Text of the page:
Tuesday, March 2, 2010

Tess of the d’Urbervilles Glossary

Those familiar with my Robert Burns page know I can’t resist a good glossary. And I guess I’m not the only one, because the page has received a steady stream of visitors since well before it was completed. Imagine my delight, then, to find a glossary in my recently acquired copy of Tess of the d’Urbervilles. It’s not nearly as extensive, but there are several gems that appeal to my mind’s eye and ear:

apple blooth, apple blossom
ballyragging, bullying, badgering
clipsing and colling, clasping and embracing
crumby, plump, handsome
get green malt in floor, get pregnant
grins, snares
hontish, proud, hostile
’hores-bird, illegitimate child
mops and brooms, being drunk
niaiseries, foolishness
pipe rolls, pipe-like rolls containing tax records
pummy, crushed apple after juice is pressed out
rozums, odd-thinking fellows
squint and glane, look sneeringly at
thimble-riggers, sleight-of-hand swindlers
thistlespud, spade to cut thistles
withy-bed, willow woods; a stand of willows

Now, as it turns out, not long after I finished typing these selections, I visited Conrad DiDiodato’s blog, where I found this lovely poem he’d written about Tess. It’s best enjoyed, I think, if you read it aloud. That’s what I did my second and third times through, and will again, no doubt.

Tess of the d’Urbervilles
by Thomas Hardy
Illustrations by Gene Sparkman
Afterword by Katherine C. Hill-Miller
Reader’s Digest Association (1985)

383 pages. $3.99.

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Conrad DiDiodato said...


With your kind permission, I just may add one or two of these to my poem. Doing so would make the poem truer to Tess's own experience.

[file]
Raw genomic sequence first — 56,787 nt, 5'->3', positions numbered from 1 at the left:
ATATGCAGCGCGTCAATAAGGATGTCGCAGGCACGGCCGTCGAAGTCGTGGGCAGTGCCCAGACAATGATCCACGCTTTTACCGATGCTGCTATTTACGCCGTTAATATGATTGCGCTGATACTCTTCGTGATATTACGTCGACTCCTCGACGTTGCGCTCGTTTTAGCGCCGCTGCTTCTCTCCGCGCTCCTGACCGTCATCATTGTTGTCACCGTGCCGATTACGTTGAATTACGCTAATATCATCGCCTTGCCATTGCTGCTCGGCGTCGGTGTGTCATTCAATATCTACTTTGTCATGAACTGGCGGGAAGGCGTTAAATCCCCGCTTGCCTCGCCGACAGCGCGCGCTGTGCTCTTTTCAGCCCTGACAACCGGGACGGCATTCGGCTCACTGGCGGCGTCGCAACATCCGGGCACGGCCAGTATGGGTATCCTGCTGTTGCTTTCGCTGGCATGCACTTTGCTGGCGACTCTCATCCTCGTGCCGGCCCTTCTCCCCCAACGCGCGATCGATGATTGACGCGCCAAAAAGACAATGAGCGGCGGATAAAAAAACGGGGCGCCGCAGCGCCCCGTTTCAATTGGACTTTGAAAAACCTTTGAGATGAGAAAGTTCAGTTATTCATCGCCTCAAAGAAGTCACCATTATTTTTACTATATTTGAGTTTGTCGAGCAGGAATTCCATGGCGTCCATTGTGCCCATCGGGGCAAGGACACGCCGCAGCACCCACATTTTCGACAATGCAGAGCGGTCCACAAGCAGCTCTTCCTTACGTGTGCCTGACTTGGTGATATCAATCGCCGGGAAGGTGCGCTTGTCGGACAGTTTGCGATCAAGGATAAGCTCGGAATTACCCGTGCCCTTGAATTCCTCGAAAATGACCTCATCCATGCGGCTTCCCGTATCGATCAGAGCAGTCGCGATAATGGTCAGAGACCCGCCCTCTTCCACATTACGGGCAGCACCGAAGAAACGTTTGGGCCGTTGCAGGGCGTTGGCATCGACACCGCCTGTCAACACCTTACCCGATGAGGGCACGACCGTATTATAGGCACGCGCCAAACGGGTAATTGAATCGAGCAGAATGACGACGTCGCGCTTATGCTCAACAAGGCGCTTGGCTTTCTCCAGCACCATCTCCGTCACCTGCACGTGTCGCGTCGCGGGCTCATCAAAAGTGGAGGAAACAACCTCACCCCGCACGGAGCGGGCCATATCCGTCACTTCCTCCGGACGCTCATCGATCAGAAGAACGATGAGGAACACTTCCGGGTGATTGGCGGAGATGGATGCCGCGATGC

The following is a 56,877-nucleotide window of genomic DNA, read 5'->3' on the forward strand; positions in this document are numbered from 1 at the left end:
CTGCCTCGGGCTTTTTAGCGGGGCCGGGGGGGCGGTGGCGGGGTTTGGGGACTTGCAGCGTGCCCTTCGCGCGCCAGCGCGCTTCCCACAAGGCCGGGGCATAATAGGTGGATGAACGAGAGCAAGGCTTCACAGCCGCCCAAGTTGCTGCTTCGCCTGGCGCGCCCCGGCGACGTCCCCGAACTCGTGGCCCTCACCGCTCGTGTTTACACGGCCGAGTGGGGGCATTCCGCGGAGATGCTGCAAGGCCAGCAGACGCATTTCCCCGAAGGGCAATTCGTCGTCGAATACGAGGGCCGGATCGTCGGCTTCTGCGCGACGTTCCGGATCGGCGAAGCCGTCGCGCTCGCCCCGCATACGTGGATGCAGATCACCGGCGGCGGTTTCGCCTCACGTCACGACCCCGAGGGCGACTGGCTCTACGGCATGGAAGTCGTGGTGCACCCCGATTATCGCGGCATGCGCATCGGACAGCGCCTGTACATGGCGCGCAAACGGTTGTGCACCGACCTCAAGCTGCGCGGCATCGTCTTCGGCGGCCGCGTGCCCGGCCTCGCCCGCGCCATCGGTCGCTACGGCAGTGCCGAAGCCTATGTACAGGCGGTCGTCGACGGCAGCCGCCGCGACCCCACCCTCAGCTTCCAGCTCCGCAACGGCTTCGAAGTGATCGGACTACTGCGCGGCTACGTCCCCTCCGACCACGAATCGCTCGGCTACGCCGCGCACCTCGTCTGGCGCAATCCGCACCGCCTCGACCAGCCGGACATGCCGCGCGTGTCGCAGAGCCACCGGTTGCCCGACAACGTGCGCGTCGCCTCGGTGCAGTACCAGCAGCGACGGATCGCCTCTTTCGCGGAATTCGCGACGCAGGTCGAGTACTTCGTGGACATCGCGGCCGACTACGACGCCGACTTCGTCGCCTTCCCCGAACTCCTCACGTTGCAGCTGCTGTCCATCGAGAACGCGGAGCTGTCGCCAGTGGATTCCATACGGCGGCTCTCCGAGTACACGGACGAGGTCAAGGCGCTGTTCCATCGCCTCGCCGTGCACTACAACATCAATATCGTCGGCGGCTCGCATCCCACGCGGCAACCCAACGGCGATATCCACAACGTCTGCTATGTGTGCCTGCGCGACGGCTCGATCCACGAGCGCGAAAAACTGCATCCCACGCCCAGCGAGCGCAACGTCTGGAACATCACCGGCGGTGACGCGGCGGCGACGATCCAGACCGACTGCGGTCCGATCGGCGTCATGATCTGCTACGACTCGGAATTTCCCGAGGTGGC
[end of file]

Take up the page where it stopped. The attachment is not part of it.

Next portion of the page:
Thanks, William!

William Michaelian said...

Conrad, it’s my pleasure. And you certainly don’t need my permission to use these terms. They belong to everyone. Thanks for the wonderful poem.

awyn said...

Because this was absolutely, utterly, too tempting not to, ha ha:

Ah Spring!
The scent of apple blooths
and withy-beds!
Ballyragging thimble-riggers and rozums alike—
crumby or plain,
squint and glane
at the maiden in the fields.

This hontish lass,
uninterested in their practiced grins or endless nights
of mops and brooms,
raises her hand and
clipses her thistlespud.
Begone ye! she says.

Imagine! Such niaiseries!

Kenneth Griggs said...

I would say 'hores-bird is my favorite. Will use that and hontish in sentences soon.

William Michaelian said...

Annie, I love it. But I insist you come back here and read that with the proper accent!

Kenneth, that seems a worthwhile goal. I bet it’ll be easier if you’re mops and brooms.

Noxalio said...

dear William,
thank you kindly

for rozums, squint and glane,
pipe rolls and pummy ...

and also for the link
to Conrad DiDiodato’s
(blog and poem).

William Michaelian said...

You’re quite welcome, Noxy. It occurs to me now that Blog and Poem would be a good name for a drinking establishment.

Noxalio said...

oh let's,

(meet on Thursdays at the Blog and Poem ... for a pint and shepherd's pie?)

ha ha ...